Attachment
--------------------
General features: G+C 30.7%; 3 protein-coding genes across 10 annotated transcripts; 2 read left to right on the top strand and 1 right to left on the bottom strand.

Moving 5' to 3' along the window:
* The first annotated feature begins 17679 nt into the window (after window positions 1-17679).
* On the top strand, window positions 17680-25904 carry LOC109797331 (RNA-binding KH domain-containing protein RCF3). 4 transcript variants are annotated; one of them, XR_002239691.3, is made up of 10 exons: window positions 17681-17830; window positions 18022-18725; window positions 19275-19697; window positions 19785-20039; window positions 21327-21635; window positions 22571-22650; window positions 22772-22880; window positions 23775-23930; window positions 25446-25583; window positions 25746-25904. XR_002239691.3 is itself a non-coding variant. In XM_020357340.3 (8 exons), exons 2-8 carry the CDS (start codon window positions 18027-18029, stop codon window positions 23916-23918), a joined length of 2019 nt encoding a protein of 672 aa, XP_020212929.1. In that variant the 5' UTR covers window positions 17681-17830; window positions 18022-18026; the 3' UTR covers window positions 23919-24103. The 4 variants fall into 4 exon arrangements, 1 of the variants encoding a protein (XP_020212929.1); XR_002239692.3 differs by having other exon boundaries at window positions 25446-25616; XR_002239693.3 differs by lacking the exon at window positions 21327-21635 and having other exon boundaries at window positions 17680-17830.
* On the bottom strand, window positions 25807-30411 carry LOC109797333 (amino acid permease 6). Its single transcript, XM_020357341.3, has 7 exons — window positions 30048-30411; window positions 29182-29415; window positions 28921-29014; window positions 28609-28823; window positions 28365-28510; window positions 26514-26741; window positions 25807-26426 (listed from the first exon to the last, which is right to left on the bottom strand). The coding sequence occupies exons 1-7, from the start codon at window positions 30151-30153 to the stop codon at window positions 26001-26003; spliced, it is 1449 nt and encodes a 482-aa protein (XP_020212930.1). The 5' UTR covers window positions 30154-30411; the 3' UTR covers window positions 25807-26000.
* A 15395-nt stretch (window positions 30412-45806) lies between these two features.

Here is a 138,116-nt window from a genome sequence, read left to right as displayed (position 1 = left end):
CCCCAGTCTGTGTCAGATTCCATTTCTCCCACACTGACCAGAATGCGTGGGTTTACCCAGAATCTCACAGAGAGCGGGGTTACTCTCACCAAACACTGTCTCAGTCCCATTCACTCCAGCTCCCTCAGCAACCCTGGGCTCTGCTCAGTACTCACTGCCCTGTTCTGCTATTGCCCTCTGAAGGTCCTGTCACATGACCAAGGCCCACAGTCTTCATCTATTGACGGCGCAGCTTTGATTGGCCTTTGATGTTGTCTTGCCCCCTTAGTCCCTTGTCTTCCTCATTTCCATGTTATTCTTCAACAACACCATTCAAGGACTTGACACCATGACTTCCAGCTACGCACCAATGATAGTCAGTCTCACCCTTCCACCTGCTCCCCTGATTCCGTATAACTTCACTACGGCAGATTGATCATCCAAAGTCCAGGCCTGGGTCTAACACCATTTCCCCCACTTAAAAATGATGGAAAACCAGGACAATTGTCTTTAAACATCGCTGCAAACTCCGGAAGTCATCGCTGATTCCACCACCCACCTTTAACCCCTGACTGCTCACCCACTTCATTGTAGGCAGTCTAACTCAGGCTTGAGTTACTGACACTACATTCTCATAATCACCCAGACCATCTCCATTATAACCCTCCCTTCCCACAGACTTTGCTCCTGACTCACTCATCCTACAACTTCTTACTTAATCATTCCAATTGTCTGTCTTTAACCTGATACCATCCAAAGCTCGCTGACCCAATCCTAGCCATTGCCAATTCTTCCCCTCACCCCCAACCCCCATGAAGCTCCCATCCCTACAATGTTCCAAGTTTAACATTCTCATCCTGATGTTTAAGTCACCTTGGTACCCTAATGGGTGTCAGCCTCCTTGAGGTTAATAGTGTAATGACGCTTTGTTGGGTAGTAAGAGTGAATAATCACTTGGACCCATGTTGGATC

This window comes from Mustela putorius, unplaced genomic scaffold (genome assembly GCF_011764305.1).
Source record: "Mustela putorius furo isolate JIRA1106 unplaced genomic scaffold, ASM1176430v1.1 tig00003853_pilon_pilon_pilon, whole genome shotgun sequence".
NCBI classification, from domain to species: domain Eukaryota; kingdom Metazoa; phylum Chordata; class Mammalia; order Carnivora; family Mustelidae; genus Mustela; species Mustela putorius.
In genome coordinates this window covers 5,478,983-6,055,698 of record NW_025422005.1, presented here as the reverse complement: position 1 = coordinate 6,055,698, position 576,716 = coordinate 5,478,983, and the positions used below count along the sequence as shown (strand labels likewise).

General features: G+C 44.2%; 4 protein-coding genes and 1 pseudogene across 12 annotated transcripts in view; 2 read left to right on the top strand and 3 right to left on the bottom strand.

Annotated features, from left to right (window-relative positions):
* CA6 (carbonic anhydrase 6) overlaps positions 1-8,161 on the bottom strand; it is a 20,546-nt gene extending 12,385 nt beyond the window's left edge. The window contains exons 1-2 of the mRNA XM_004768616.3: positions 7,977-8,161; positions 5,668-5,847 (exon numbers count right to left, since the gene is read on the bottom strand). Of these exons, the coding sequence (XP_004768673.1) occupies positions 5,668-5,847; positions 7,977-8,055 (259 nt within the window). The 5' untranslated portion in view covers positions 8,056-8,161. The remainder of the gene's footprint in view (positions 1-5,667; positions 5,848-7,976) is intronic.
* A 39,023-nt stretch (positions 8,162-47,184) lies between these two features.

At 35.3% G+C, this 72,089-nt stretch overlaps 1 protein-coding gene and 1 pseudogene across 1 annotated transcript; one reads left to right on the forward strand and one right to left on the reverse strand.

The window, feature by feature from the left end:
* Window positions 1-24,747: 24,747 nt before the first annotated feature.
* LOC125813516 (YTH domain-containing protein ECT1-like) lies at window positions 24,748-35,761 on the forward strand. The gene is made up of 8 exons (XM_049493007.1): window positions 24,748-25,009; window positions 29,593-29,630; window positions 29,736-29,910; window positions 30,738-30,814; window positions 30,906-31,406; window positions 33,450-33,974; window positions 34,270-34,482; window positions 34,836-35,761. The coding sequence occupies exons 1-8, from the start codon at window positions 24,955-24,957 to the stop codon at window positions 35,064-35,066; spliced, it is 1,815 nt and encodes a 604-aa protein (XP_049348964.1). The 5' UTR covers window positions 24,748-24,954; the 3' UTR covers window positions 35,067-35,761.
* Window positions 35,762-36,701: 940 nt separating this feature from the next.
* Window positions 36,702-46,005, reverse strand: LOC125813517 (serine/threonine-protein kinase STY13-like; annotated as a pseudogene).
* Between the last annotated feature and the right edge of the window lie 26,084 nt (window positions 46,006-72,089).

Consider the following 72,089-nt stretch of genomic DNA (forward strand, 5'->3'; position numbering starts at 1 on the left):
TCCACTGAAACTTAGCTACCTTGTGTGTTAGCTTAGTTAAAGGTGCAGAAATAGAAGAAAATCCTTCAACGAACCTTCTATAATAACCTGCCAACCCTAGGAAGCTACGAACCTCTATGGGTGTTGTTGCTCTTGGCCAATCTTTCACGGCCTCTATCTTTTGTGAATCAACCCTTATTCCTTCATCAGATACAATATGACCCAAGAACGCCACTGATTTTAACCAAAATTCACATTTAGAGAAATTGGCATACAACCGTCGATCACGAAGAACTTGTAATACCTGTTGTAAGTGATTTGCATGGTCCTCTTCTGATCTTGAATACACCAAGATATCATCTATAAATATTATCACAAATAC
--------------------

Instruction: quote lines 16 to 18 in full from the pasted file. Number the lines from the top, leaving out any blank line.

* A 39,023-nt stretch (positions 8,162-47,184) lies between these two features.

At 35.3% G+C, this 72,089-nt stretch overlaps 1 protein-coding gene and 1 pseudogene across 1 annotated transcript; one reads left to right on the forward strand and one right to left on the reverse strand.

The window, feature by feature from the left end: